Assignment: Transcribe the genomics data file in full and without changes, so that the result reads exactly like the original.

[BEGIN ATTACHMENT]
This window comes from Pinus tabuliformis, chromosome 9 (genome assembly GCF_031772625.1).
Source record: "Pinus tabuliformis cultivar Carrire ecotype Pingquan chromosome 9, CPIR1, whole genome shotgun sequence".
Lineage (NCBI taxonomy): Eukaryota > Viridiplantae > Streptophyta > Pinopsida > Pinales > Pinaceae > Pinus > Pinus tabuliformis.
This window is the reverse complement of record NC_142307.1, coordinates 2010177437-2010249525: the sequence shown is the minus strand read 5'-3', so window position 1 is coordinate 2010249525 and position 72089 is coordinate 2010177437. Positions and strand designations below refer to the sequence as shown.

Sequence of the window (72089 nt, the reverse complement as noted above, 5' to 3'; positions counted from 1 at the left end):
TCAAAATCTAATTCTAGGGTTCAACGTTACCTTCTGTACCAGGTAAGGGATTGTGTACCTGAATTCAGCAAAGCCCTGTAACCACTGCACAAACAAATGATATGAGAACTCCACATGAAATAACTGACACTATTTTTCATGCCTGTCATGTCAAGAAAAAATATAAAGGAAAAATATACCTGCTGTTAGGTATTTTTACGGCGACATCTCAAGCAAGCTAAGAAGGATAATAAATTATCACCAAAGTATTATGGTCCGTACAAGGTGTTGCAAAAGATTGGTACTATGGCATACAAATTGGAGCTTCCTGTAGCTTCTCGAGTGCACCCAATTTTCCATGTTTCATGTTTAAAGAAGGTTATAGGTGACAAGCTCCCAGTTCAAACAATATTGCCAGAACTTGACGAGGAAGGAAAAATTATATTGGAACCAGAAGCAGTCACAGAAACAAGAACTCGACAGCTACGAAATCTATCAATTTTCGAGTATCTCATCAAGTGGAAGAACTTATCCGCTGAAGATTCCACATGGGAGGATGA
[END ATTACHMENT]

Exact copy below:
This window comes from Pinus tabuliformis, chromosome 9 (genome assembly GCF_031772625.1).
Source record: "Pinus tabuliformis cultivar Carrire ecotype Pingquan chromosome 9, CPIR1, whole genome shotgun sequence".
Lineage (NCBI taxonomy): Eukaryota > Viridiplantae > Streptophyta > Pinopsida > Pinales > Pinaceae > Pinus > Pinus tabuliformis.
This window is the reverse complement of record NC_142307.1, coordinates 2010177437-2010249525: the sequence shown is the minus strand read 5'-3', so window position 1 is coordinate 2010249525 and position 72089 is coordinate 2010177437. Positions and strand designations below refer to the sequence as shown.

Sequence of the window (72089 nt, the reverse complement as noted above, 5' to 3'; positions counted from 1 at the left end):
TCAAAATCTAATTCTAGGGTTCAACGTTACCTTCTGTACCAGGTAAGGGATTGTGTACCTGAATTCAGCAAAGCCCTGTAACCACTGCACAAACAAATGATATGAGAACTCCACATGAAATAACTGACACTATTTTTCATGCCTGTCATGTCAAGAAAAAATATAAAGGAAAAATATACCTGCTGTTAGGTATTTTTACGGCGACATCTCAAGCAAGCTAAGAAGGATAATAAATTATCACCAAAGTATTATGGTCCGTACAAGGTGTTGCAAAAGATTGGTACTATGGCATACAAATTGGAGCTTCCTGTAGCTTCTCGAGTGCACCCAATTTTCCATGTTTCATGTTTAAAGAAGGTTATAGGTGACAAGCTCCCAGTTCAAACAATATTGCCAGAACTTGACGAGGAAGGAAAAATTATATTGGAACCAGAAGCAGTCACAGAAACAAGAACTCGACAGCTACGAAATCTATCAATTTTCGAGTATCTCATCAAGTGGAAGAACTTATCCGCTGAAGATTCCACATGGGAGGATGA